A Nation of Shopkeepers?
So Napoleon famously mocked the English, or so it is said. Actually the phrase came from Adam Smith in the Wealth of Nations, where he wrote — “To found a great empire for the sole purpose of raising up a people of customers may at first sight appear a project fit only for a nation of shopkeepers. It is, however, a project altogether unfit for a nation of shopkeepers; but extremely fit for a nation whose government is influenced by shopkeepers.” Napoleon may have taken up the phrase, and used it, but I seem to recall that actually his tone may have been rather more respectful than is general believed. Still, whatever the truth, has anyone wandered down the Regent Arcade, Cheltenham recently? It was Lisa who pointed out to me the large number of empty shops — when this happens to Cheltenham, you have to wonder. I think I might try soon to interview either the Town Centre Manager or the Economic Development Officer for the borough, though to be fair they probably have rather more important things to do. Cheltenham has weathered the recent economic storms quite well, but the changes are visible on the High Street, and a host of innovative new shops appear to be opening to offer the cheapest of the cheap to the once prosperous shoppers of this fine city. I’m not moaning, as I say, Cheltenham is still much more prosperous than most places, even if that prosperity is rather unequally divided among its citizens, with areas of (in 21st century terms) deprivation, but nothing like the real poverty of some cities districts.
I’m moved to write by something I read yesterday, by of all people Prime Minister David Cameron. Amid much nonsense (he seems to think businessfolk are motivated by altruism and social concern, and the belief they might be motivated by personal gain is “dangerous”!) he accused the British of having a snobby anti-business attitude — and I happen for once to agree. In fact it has often been said that I have a Cavalier attitude to work, and I don’t think those who accused me of idleness realized how right they were. The real “cavalier” attitude of the Seventeenth century, but which existed for centuries before and centuries after, was that Trade and Commerce were little better than manual labour, being the lot of the unwashed asses, and certainly not at all respectable. One did not worry about where one’s money came from: and one certainly did not indulge in crude money making schemes. One sets one mind on “higher concerns”, and academia, the clergy, government or administrative posts are just fine, as is a career in the Armed Forces — but running a business? That is for peasants!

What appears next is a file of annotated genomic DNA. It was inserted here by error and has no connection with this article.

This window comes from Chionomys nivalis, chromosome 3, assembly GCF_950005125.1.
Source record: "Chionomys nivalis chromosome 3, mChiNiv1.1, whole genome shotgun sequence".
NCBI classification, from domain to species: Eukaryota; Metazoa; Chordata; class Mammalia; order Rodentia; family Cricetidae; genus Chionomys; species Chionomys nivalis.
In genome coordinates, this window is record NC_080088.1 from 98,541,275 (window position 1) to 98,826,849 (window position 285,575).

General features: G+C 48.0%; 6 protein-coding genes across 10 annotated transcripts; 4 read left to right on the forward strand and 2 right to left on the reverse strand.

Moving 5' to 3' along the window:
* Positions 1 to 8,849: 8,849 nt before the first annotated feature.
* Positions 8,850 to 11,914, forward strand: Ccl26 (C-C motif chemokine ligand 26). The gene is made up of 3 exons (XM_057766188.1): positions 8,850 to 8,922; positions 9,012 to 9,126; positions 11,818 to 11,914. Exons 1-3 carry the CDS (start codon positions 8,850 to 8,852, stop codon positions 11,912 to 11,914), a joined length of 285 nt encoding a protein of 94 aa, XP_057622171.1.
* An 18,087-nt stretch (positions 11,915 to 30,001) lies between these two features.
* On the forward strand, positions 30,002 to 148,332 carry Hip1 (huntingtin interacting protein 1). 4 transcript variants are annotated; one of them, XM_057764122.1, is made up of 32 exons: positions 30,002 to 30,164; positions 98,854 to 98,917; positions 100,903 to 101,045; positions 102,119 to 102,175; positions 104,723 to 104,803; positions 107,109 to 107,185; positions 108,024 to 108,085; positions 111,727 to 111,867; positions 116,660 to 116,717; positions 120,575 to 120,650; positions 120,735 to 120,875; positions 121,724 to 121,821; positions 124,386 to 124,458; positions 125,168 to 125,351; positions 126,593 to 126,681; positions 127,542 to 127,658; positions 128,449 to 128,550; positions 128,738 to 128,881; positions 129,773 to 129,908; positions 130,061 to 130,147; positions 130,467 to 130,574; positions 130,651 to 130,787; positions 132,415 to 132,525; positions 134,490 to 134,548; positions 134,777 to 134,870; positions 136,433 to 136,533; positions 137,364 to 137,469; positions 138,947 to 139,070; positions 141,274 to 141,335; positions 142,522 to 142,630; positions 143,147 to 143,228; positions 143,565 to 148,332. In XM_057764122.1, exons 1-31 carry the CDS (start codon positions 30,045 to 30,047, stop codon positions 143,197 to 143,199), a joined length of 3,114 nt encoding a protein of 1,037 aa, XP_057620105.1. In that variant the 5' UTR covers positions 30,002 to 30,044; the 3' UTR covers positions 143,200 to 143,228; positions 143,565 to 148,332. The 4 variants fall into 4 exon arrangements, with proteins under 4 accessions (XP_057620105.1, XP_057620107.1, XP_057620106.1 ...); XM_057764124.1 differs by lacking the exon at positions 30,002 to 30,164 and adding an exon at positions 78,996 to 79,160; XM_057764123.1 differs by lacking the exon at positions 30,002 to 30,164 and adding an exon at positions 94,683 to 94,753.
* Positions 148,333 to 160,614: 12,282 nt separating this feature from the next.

For all their aristocratic aloofness, the ruling class of England have actually never been adverse to owning money. If they had adopted Apostolic Poverty one might have more sympathy for them, but the cavalier attitude of anti-trade that I am said to be (mistakenly, but according to my friends) an arch-exponent of was always tempered by a desire to live well and have plenty of money. Historically one achieved this by various means, such as marrying well, inheriting vast amounts of money, exploiting the labour of the lower classes, gambling, carving out a private domain in some other foreign lands and if worse came to the worst investing in some scheme or other. (I guess nothing changes much ) Jokes aside, there has always been an element of the British upper class who have troubles themselves with improving crop yields, creating new machines to make labour more efficient, and running commercial concerns, and another element who have jumped on get rich schemes like the infamous South Sea Bubble, or the Dotcom Bubble.
Generally though Cameron is right – historically there has been a desire to own land, avoid grubby commerce, and spend ones time in other pursuits, such as chasing members of the Vulpes family, chasing a Mr Darcey (or young actresses), snoring through sermons or engaging in heroic-age science, like that of Buckland, Darwin or Kelvin. Yet despite this, Britain had developed, even in those cavalier times, a great tradition of tradesmen, artisans and merchants, and in fact by the time of Napoleon we had half the population of France, but greatly exceed it in industrial output.